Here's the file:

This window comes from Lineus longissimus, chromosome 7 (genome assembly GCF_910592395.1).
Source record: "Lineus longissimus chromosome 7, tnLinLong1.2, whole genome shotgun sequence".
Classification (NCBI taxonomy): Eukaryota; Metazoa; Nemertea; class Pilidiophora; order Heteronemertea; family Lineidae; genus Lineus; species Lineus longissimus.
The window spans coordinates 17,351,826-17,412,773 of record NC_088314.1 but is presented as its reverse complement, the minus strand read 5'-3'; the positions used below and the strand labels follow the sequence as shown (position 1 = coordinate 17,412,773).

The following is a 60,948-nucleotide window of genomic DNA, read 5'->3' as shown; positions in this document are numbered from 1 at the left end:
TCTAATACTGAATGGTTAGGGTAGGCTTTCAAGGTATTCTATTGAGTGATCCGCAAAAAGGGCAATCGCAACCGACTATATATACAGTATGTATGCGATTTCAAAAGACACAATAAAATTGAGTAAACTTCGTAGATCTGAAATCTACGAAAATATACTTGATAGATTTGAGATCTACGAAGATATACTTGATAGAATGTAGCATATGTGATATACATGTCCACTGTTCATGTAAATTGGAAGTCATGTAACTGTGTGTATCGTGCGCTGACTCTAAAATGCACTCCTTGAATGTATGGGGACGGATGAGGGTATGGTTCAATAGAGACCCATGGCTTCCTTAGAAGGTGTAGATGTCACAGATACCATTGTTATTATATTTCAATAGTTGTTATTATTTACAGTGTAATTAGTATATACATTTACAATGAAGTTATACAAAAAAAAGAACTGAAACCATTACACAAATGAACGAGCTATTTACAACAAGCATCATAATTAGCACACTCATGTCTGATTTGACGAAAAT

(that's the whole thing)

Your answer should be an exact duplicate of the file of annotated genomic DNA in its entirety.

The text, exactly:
This window comes from Lineus longissimus, chromosome 7 (genome assembly GCF_910592395.1).
Source record: "Lineus longissimus chromosome 7, tnLinLong1.2, whole genome shotgun sequence".
Classification (NCBI taxonomy): Eukaryota; Metazoa; Nemertea; class Pilidiophora; order Heteronemertea; family Lineidae; genus Lineus; species Lineus longissimus.
The window spans coordinates 17,351,826-17,412,773 of record NC_088314.1 but is presented as its reverse complement, the minus strand read 5'-3'; the positions used below and the strand labels follow the sequence as shown (position 1 = coordinate 17,412,773).

The following is a 60,948-nucleotide window of genomic DNA, read 5'->3' as shown; positions in this document are numbered from 1 at the left end:
TCTAATACTGAATGGTTAGGGTAGGCTTTCAAGGTATTCTATTGAGTGATCCGCAAAAAGGGCAATCGCAACCGACTATATATACAGTATGTATGCGATTTCAAAAGACACAATAAAATTGAGTAAACTTCGTAGATCTGAAATCTACGAAAATATACTTGATAGATTTGAGATCTACGAAGATATACTTGATAGAATGTAGCATATGTGATATACATGTCCACTGTTCATGTAAATTGGAAGTCATGTAACTGTGTGTATCGTGCGCTGACTCTAAAATGCACTCCTTGAATGTATGGGGACGGATGAGGGTATGGTTCAATAGAGACCCATGGCTTCCTTAGAAGGTGTAGATGTCACAGATACCATTGTTATTATATTTCAATAGTTGTTATTATTTACAGTGTAATTAGTATATACATTTACAATGAAGTTATACAAAAAAAAGAACTGAAACCATTACACAAATGAACGAGCTATTTACAACAAGCATCATAATTAGCACACTCATGTCTGATTTGACGAAAAT